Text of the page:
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Open Access research with a European policy impact...

The Strathprints institutional repository is a digital archive of University of Strathclyde's Open Access research outputs. Strathprints provides access to thousands of Open Access research papers by Strathclyde researchers, including by researchers from the European Policies Research Centre (EPRC).

EPRC is a leading institute in Europe for comparative research on public policy, with a particular focus on regional development policies. Spanning 30 European countries, EPRC research programmes have a strong emphasis on applied research and knowledge exchange, including the provision of policy advice to EU institutions and national and sub-national government authorities throughout Europe.

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The efficacy of Salenvac, a Salmonella enterica subsp. Enterica serotype Enteritidis iron-restricted bacterin vaccine, in laying chickens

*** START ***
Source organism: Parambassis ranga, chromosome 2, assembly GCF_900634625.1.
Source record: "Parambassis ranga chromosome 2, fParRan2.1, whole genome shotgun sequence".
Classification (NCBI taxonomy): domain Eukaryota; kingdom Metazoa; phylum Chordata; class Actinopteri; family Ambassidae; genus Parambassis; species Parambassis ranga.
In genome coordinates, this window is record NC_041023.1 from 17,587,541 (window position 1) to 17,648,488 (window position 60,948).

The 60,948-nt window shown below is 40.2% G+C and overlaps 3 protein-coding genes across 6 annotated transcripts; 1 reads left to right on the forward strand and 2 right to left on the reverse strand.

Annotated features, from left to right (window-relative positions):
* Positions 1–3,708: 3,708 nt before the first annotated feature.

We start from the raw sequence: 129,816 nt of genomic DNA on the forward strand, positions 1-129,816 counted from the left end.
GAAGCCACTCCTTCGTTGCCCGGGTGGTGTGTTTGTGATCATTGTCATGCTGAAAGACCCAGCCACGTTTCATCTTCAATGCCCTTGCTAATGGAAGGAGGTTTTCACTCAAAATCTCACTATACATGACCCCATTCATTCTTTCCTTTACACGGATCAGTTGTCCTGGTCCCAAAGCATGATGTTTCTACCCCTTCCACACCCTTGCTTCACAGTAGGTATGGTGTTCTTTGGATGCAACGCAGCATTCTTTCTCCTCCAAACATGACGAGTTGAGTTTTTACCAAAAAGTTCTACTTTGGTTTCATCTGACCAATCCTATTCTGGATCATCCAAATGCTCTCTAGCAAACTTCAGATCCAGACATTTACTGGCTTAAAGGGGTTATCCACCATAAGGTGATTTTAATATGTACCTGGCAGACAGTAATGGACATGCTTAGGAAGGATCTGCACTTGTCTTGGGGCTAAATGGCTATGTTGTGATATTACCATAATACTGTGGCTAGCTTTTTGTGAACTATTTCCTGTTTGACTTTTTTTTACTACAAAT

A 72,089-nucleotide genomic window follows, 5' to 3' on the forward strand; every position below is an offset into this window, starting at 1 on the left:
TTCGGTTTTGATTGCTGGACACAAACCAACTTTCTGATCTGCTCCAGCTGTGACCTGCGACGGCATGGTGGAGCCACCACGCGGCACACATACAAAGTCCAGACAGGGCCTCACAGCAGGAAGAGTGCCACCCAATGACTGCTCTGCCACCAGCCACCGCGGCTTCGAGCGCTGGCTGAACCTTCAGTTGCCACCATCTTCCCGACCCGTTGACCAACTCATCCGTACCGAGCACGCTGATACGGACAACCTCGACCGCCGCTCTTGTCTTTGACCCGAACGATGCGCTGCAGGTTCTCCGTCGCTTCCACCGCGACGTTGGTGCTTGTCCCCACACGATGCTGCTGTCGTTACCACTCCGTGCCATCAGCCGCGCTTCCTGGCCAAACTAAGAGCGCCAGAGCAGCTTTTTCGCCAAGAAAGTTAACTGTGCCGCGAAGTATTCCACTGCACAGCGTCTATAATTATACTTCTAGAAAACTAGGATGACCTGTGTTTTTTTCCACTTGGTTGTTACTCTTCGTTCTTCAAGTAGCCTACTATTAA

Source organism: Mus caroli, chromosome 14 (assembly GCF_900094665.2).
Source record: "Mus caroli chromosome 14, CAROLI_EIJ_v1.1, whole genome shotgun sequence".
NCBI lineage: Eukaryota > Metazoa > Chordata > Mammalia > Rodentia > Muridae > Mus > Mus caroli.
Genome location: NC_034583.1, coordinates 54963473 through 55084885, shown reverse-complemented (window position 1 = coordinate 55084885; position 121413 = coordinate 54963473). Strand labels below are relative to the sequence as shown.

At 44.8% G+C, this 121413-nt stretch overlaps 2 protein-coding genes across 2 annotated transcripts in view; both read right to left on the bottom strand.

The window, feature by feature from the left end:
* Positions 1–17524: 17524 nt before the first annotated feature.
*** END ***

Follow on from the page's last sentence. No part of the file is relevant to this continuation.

Woodward, M.J. and Gettinby, G. and Breslin, M.F. and Corkish, J.D. and Houghton, S. (2002) The efficacy of Salenvac, a Salmonella enterica subsp. Enterica serotype Enteritidis iron-restricted bacterin vaccine, in laying chickens. Avian Pathology, 31 (4). pp. 383-392. ISSN 0307-9457

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Abstract

The protective effect of two vaccination regimes using Salenvac, a commercially available iron-restricted Salmonella enterica subsp. Enterica serotype Enteritidis PT4 bacterin vaccine, was verified in laying birds. Immunization was intramuscular at 1 day old and again at 4 weeks of age (V2), or at 1 day and 4 weeks with a third dose at 18 weeks of age (V3). Challenge S . Enteritidis (5 to 7.5) 10 7 colony forming units) was given intravenously at 8, 17, 23, 30 and 59 weeks of age. For all age groups, both vaccination regimes reduced significantly the number of tissues and faecal samples that were culture positive for the challenge strain. For laying birds, fewer eggs ( P < 0.001) were culture positive for S . Enteritidis after challenge from vaccinated laying birds (56/439 batches of eggs) than unvaccinated birds (99/252 batches). The data give compelling evidence that the vaccine is efficacious and may contribute to the reduction of layer infection and egg contamination.